Interview: Alec Worley (Realms of the Damned – Graphic Novel)

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There’s no left to protect us from what works in the dark. There’s no Hellboy, no Mulder and Scully, no Torchwood or Men in Black coming to save us. The monsters have won.

Our world now belongs to them.

Realm of the Damned is a graphic novel that combines horror, ancient mythology & heavy metal. A mix that works incredibly well together & alongside Pye Parr, Alec Worley has created a sensational piece of work that is violent, dark & depraved. An excellent combination and you can read our review here.

Alec was kind enough to answer a few questions for us regarding the graphic novel.

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1. How much of the story & artwork was inspired by heavy metal? I can see the links in particular with the black metal culture of Norway & incidents that occurred in the early 90’s.

This book was conceived 100% with metal in mind! The fans, the heritage, the themes, everything! Specifically the Norwegian Black Metal scene from its inception with the Vikernes/Euronymous feud, the church burnings and wotnot. Steve Beatty – bass player for October File and whose pet project this is – should really take a story credit here, as the metal angle was entirely his idea. The initial idea was really just to do a horror book, but it was Steve who focused the whole thing through Black Metal. And for me that just made the whole thing click, tapping into all the themes of folklore, paganism, violence, crises of faith, etc that run through the genre and making this the kind of story that would be sung about by, say, Bathory or Emperor – or indeed the Sons of Balaur. 😉

2. In one image Balaur looks kind of like the infamous Varg Vikernes/Count Grishnackh picture of him holding a studded club. Coincidence? Or was that the look you were going for?

We were totally going for that look. Me and Pye made up a Pinterest board of visual references, so we had all the stuff like the spiked maces, the wrists spikes, etc. We wanted to tell a story that used all those trappings, and which tried to imagine what a world full of monsters would be like if imagined through the filter of Black Metal.

3. When telling a story about fictional characters that have been used quite a bit over the many years (vampires, werewolves, Van Helsing) how did you plan to keep it fresh?

Tricky. I mean, the ‘monsters walk among us’ genre has been doing the rounds in horror since at least the 70s with Interview with a Vampire, then through the World of Darkness RPGs, which influenced the Blade and Underworld movies. As well as the metal angle, there were two other original angles I wanted to pursue with this. First was to take the trope of the covert monster-busting organisation a la Hellboy’s BPRD, the X-Files, Men in Black, etc – in our story they’re a wing of the Catholic Church called The Congregation – and wipe them out. Essentially imagine a world in which the good guys lost. The second was to concentrate not so much on this ginormous world but on a handful of characters, and explore their pathologies – all of them psychotics or extremists of some kind.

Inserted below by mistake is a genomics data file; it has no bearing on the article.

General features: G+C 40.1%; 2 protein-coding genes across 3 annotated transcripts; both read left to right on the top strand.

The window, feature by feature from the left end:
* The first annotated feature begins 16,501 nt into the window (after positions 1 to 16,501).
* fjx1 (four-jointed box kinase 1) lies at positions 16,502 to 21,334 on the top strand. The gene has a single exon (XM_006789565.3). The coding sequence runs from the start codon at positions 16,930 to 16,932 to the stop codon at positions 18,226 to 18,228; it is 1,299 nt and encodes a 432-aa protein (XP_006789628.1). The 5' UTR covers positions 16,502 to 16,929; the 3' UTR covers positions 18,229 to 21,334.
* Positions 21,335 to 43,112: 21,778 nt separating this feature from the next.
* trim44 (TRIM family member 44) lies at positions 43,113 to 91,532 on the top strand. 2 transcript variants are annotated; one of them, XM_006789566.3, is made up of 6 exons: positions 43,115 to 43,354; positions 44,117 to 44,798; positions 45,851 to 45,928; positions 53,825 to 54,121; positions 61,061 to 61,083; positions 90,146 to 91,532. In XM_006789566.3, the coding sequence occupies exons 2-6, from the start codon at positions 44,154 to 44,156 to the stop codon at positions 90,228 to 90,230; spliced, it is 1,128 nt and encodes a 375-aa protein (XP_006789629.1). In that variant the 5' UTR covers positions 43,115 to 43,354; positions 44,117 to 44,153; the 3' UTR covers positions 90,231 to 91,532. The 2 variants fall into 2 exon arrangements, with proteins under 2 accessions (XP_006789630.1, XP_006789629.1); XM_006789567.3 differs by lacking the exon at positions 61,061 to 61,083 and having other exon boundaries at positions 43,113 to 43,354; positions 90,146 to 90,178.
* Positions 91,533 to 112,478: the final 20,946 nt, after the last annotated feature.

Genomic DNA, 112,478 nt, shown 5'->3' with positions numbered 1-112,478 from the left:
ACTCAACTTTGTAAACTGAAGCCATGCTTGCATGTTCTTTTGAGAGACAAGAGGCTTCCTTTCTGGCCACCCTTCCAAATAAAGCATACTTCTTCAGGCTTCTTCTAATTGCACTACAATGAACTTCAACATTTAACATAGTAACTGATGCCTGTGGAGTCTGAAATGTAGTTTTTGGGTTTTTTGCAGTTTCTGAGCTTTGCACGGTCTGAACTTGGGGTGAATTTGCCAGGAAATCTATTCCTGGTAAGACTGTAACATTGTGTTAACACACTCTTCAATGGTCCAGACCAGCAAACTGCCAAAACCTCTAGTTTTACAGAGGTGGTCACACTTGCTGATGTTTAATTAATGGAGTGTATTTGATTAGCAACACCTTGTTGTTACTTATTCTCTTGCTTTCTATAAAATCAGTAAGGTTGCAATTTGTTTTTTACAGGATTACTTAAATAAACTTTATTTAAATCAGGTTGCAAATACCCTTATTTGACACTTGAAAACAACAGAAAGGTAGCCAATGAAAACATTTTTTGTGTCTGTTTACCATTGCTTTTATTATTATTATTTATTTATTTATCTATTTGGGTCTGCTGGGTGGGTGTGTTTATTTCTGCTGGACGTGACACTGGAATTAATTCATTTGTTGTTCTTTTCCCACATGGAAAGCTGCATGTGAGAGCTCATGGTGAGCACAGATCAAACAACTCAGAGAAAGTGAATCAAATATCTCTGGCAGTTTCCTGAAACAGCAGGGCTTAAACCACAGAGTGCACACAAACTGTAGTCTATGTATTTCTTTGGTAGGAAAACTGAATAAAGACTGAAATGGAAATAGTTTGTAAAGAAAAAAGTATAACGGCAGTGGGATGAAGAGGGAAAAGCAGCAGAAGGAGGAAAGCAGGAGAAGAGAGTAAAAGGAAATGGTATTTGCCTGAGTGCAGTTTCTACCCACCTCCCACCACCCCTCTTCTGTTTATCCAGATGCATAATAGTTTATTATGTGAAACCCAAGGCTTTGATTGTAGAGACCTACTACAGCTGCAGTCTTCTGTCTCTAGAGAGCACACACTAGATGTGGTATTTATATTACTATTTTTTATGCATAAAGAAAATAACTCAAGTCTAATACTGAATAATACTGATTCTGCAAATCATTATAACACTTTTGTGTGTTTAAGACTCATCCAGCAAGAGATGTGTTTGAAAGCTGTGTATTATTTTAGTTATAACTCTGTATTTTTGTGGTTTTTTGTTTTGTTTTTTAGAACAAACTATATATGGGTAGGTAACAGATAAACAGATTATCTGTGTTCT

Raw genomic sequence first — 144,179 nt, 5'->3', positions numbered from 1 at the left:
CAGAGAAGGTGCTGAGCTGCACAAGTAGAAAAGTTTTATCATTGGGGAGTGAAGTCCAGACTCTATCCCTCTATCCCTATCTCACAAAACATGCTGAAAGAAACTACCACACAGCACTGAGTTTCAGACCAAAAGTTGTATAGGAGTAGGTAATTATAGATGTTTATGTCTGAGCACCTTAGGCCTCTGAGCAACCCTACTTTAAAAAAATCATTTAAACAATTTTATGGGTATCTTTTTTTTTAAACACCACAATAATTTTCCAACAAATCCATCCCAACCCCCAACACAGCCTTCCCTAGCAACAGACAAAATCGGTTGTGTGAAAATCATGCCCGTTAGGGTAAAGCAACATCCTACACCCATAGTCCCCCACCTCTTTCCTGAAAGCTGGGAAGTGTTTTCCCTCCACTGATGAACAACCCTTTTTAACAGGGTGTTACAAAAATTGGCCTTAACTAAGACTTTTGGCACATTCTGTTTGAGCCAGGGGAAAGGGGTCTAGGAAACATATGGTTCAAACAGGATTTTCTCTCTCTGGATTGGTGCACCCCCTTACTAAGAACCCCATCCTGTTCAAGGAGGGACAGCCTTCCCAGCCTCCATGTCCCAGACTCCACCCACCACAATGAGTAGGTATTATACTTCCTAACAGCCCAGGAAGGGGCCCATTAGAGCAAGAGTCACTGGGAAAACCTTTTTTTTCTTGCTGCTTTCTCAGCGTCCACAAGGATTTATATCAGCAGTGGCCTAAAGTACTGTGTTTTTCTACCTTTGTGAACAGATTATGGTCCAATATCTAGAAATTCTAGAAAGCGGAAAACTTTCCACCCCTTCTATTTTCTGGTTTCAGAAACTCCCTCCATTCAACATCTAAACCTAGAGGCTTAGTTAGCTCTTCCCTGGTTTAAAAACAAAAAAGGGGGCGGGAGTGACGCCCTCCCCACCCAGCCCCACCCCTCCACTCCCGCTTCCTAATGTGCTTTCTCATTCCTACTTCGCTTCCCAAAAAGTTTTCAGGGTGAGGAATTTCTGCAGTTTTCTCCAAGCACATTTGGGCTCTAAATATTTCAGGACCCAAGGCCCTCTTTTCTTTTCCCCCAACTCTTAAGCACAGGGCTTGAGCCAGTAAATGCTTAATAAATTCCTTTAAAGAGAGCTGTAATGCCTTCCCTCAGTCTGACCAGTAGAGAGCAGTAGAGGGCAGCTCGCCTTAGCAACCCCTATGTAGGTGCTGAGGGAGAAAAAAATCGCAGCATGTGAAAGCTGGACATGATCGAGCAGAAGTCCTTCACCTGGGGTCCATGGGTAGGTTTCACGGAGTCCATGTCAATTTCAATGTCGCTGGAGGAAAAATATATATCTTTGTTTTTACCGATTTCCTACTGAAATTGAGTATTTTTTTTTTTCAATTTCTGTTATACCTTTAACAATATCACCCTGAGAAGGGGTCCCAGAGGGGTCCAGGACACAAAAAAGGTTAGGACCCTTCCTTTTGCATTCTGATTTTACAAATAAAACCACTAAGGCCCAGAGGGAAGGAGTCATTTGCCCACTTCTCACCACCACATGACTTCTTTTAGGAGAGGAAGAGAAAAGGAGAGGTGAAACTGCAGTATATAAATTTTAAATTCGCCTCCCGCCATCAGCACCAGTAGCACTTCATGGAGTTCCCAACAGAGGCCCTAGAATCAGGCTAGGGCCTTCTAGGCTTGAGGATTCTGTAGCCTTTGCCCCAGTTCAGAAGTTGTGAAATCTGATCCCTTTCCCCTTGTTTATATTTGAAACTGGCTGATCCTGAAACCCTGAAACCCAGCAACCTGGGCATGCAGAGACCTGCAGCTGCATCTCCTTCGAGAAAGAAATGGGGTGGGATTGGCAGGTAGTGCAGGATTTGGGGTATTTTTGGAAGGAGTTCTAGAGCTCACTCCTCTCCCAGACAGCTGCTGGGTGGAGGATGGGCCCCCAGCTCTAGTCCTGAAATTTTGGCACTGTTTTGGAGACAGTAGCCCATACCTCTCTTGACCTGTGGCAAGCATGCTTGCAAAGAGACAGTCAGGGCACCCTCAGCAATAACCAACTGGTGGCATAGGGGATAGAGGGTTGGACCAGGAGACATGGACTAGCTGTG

4. The Egyptian part of the story is really surprising & very interesting. Do you have an interest in Egyptian mythology? What fascinates you the most?

Queen Nemetari’s probably my favourite! I’m not actually that familiar with Egyptian mythology as I am with Greek or Norse stuff. But with her I really wanted her to represent an aspect of this awful world. So you’ve got La Bete, the werewolf king who’s completely failed to adapt to the world since the downfall of the Congregation. But Nemetari – the oldest of them all – has actually carved a little niche for herself. I did loads of research into Egyptian culture, even studied the way Egyptians tend to speak, in this really excitable hyper-fast mode. You’ve got to pay attention to phrasing in comics as it’s such an important channel in terms of getting across character. And I just really like how she ended up, just this foul-mouthed, hot-headed psycho with maybe a bit of an inferiority complex. As a horror fan I’ve never seen a mummy played as a gangster, so that was all the more reason to do it.

5. Finally, are we going to see more of this world?

Yes, I’m working on book two right now, but can’t say too much more than that.

If you’d like to know more about the graphic novel or purchase it yourself please click the link to be redirected: www.realmofthedamned.co.uk

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